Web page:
Matters of Life and Death
The attorneys of Liebmann Family Law use their expertise in estate planning to protect families from unwanted consequences in the event of a loved one’s passing.
by Debra Wallace

It’s not uncommon for people to approach estate planning with some degree of reluctance, in part because it forces them to confront their own mortality. For some, even thinking about the process of setting up a will and other vital estate planning documents may induce enough stress to avoid taking proper precautions for months or even years.
But they do so at their own peril, according to David J. Sowerbutts of Liebmann Family Law in Bucks County. After all, going without such attorney-prepared documents can result in unwanted consequences for the loved ones left behind.
“People work hard their entire lives to accumulate wealth and assets, and when someone dies without a will, they have given up the ability to direct who is going to receive the benefit of these assets and the wealth that they worked so hard for,” Sowerbutts explains. “Then it falls to the blind directives of the law. Some law in some book of statutes is going to determine who is going to acquire your assets, rather than being governed by your wants and desires.”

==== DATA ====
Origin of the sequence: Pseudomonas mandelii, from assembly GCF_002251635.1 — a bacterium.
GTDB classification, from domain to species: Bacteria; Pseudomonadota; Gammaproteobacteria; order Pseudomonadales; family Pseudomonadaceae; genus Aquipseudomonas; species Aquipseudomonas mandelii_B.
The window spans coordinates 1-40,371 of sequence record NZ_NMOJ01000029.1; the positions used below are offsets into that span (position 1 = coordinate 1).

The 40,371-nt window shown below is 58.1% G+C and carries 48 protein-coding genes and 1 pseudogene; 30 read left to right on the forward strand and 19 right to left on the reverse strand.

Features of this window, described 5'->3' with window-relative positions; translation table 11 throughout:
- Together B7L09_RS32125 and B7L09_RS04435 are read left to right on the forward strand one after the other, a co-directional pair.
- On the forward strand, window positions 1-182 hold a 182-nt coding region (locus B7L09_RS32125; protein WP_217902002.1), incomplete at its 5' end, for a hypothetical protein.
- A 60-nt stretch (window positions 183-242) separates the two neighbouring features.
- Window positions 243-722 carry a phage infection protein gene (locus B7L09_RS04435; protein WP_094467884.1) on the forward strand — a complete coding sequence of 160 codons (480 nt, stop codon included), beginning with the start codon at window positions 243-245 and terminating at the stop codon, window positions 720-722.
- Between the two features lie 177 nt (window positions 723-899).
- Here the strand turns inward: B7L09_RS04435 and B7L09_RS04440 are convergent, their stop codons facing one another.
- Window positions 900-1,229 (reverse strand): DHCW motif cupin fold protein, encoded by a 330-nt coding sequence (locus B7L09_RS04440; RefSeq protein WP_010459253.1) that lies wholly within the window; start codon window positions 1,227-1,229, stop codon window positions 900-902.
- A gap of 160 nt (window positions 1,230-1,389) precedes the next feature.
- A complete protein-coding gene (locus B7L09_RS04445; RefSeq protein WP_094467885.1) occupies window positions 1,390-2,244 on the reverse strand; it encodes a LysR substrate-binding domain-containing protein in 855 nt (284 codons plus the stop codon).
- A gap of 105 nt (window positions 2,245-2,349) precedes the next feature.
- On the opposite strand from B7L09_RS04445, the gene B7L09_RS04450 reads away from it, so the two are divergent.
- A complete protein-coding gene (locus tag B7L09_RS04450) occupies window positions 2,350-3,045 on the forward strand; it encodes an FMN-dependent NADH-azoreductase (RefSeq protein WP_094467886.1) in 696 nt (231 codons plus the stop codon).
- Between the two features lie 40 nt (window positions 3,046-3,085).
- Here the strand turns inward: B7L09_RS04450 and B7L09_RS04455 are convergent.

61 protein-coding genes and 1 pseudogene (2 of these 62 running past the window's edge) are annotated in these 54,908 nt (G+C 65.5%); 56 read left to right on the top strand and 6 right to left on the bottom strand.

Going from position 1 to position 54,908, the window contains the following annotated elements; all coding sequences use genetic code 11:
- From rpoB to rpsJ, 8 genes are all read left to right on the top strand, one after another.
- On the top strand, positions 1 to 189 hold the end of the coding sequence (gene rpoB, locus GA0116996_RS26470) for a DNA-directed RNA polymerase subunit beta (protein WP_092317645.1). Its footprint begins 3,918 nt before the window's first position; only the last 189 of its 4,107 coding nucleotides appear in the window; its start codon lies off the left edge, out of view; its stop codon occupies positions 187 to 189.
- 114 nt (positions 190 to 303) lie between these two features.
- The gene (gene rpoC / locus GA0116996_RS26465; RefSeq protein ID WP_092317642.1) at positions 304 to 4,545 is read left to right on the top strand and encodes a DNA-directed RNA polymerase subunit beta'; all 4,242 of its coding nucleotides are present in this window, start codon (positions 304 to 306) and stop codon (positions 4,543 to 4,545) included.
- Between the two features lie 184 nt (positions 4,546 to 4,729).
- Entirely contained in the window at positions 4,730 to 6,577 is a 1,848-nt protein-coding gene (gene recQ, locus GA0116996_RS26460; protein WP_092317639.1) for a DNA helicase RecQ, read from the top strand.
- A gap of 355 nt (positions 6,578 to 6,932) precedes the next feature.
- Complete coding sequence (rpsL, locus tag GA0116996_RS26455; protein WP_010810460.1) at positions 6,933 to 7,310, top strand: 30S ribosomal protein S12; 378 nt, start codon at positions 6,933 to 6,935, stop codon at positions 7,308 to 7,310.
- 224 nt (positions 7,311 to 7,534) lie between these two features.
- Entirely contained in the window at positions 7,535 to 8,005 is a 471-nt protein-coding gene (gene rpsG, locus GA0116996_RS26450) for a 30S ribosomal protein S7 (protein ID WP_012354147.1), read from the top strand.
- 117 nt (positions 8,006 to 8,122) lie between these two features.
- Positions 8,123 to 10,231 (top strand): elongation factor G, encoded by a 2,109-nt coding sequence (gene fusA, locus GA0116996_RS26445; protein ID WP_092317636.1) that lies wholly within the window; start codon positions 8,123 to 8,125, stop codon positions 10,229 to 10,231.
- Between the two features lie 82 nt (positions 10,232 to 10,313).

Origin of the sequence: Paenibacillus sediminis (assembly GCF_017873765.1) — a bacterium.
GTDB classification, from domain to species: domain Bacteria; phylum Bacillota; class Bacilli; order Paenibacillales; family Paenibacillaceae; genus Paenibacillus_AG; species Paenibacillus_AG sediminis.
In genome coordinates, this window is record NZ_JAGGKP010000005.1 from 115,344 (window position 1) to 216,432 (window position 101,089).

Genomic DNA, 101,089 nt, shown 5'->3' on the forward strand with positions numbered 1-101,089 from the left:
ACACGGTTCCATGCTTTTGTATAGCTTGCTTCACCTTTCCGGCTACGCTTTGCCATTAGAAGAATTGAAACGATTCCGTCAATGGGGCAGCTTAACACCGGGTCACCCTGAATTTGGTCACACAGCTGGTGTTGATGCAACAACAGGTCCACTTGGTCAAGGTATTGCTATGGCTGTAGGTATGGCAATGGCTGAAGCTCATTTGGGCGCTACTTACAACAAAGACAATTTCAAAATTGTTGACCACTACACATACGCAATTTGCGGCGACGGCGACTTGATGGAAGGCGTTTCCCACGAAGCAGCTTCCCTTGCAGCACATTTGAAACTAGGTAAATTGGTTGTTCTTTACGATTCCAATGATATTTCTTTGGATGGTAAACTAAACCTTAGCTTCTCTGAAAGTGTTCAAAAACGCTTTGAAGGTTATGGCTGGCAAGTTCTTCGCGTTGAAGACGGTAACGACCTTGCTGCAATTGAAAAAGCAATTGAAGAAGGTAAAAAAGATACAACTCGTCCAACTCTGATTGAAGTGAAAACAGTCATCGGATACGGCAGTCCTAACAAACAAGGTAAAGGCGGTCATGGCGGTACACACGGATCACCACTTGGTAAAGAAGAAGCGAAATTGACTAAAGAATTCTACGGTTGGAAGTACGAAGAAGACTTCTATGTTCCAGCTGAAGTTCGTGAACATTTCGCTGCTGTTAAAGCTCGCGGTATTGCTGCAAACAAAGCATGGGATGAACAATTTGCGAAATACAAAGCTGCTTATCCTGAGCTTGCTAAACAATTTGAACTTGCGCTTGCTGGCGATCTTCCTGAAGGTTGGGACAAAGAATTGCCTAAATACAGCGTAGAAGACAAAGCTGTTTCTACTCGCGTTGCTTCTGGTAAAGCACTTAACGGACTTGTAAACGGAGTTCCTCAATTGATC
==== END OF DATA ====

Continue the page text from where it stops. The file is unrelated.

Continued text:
Sowerbutts believes everyone needs a will in order to make life—and, more specifically, the aftermath of a life coming to an end—much less complicated in the event of something unexpected. While sitting down with an attorney to prepare a will may make some people a bit uncomfortable, Sowerbutts has seen firsthand how upside down life can get when someone dies without making their intentions clear.
“No one knows what the future holds,” he adds. “Not having a will can cause confusion, resentment, and costly court fights. As a result, people might be appointed to handle your estate that you would never choose. Beneficiaries that you would never have chosen may end up getting a part of the estate. It is also very important to pick the guardians of your children and who will be in charge of their money if you pass away.”